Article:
The throwaway comment made the front pages and the rest is history. Ratner lost his business and his home. Looking back recently, he said “I paid a very big price for that joke”.
To this day, that experience is taught in business schools as an example of never taking your position for granted. Reputations are hard to make but easy to lose.
In the world of drinks, Brewdog has had almost mythical status. Founders James Watt and Martin Dickie were maverick wunderkinds, challenging boring corporate culture and shaking up a tired and complacent industry.
With bars around the world, they could do no wrong in the eyes of their fans.
However, some former staff tell a different story. In a bombshell letter published on Twitter on Thursday, a list of ex-employees alleged Brewdog was built on a “culture of fear” and a toxic attitude, leaving a significant number of former workers with mental health problems.
The allegations have the potential to be very damaging. At their heart is the suggestion that Brewdog is not the brand it claims to be. “For as long as any one of us can remember, we have never seen anything that has made us feel like BrewDog has lived the values it purports to uphold,” the letter said.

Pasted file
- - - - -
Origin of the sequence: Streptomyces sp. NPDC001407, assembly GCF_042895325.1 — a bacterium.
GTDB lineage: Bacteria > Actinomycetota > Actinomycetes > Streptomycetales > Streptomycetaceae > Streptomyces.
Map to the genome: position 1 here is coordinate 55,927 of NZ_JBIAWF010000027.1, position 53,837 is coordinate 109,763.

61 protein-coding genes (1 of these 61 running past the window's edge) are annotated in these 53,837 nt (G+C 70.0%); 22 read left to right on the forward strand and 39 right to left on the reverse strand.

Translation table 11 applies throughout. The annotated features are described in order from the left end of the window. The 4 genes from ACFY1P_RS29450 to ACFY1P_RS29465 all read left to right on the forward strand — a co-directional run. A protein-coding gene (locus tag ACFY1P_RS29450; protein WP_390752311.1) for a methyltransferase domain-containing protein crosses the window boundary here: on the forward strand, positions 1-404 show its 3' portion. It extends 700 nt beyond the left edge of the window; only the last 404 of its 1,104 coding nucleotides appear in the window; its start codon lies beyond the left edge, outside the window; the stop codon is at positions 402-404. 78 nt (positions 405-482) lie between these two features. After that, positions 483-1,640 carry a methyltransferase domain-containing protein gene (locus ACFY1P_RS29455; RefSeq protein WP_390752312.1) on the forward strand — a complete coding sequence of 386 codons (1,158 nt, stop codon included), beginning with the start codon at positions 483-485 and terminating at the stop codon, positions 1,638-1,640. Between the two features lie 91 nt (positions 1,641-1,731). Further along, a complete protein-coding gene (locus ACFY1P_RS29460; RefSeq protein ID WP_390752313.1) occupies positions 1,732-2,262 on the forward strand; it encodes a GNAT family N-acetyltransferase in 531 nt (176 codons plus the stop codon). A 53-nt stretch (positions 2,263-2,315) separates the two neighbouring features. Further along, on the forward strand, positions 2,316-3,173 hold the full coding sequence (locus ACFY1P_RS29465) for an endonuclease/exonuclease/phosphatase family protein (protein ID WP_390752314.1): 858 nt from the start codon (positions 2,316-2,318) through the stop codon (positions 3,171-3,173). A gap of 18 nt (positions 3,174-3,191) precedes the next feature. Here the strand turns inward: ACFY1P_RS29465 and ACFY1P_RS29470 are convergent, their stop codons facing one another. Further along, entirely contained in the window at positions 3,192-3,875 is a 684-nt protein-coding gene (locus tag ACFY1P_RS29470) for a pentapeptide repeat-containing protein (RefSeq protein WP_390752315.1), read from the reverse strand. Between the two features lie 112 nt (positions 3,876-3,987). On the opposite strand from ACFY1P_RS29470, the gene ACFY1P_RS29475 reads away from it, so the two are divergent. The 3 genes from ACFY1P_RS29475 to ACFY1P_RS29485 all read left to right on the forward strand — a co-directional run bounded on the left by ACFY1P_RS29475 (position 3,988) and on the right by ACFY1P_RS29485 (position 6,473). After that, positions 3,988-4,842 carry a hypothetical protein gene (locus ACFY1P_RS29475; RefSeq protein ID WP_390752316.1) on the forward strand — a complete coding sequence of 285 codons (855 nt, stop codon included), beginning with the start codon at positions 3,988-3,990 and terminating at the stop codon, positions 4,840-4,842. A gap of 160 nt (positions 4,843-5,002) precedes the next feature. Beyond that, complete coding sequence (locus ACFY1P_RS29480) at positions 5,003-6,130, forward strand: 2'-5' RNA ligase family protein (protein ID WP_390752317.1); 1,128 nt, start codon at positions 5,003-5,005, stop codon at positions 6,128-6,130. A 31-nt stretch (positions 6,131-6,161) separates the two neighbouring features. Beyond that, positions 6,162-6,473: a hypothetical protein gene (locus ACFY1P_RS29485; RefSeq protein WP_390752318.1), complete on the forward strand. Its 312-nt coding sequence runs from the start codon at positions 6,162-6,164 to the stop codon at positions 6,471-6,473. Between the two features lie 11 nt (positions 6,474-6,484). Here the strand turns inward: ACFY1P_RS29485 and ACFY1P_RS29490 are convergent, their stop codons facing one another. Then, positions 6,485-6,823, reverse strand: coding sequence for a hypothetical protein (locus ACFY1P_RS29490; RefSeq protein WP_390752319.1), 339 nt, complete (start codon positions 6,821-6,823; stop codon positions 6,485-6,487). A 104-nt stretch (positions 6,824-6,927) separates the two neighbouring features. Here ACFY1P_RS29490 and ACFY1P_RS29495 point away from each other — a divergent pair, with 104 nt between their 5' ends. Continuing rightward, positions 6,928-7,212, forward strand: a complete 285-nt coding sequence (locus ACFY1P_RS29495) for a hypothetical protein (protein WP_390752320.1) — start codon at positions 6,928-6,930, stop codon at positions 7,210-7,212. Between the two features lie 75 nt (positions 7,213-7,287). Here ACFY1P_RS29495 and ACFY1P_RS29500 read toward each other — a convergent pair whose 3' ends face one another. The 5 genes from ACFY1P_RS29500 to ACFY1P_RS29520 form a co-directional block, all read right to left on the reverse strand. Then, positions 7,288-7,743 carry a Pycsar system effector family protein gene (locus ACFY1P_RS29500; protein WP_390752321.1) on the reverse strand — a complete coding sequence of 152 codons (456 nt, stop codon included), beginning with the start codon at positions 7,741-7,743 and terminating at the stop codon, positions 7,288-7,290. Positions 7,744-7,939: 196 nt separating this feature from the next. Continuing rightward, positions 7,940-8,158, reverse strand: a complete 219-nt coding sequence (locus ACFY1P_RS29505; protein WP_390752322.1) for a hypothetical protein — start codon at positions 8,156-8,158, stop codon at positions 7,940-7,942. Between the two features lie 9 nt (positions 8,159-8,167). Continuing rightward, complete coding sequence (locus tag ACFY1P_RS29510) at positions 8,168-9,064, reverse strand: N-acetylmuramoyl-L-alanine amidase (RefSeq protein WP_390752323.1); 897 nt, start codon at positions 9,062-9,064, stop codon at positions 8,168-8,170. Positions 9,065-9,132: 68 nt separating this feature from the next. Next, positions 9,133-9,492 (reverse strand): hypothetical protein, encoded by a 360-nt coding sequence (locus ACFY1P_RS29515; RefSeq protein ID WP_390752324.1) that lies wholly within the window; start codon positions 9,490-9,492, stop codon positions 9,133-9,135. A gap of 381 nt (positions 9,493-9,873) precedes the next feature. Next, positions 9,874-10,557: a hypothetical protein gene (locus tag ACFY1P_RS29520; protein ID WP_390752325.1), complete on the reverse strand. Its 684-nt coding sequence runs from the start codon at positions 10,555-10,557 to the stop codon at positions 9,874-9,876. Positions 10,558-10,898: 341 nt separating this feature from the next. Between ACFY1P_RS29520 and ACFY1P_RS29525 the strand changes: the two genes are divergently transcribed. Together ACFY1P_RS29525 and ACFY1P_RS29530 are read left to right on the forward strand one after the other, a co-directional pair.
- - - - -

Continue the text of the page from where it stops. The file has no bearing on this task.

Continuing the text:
For a company built around attitude and passion, that is problematic and could make it much harder to market themselves as different from the corporate mainstream where marketing and reality are often at odds.
The response from James Watt was swift and apologetic.
"Our focus now is not on contradicting or contesting the details of that letter, but to listen, learn and act. We are committed to doing better, not just as a reaction to this, but always; and we are going to reach out to our entire team past and present to learn more. But most of all, right now, we are sorry."
Every company has disgruntled former employees, that is human nature. But when so many get together to challenge how a business is run and appears to the world, that is a problem that cannot be ignored.
All eyes will now be on Brewdog to see if their commitment to change is real and deep and goes beyond the spin they are famed for.
But before other companies enjoy too much corporate schadenfreude, this should be a wake up call for everyone.
The new generation of employees have different expectations from work. A recent poll for Gallup showed younger members of staff prioritise ethics and wellbeing over salary and promotion. They are also digital natives.
What was once talked about in whispered tones around the water cooler is now pulled together in group forums and posted on social media for the world. If there is a problem, it doesn’t take much for that to be shared with staff, customers and investors.
Corporate culture now matters more than ever but it’s not enough just to claim to be something. Nowadays you need to live the reality or be prepared to face the consequences.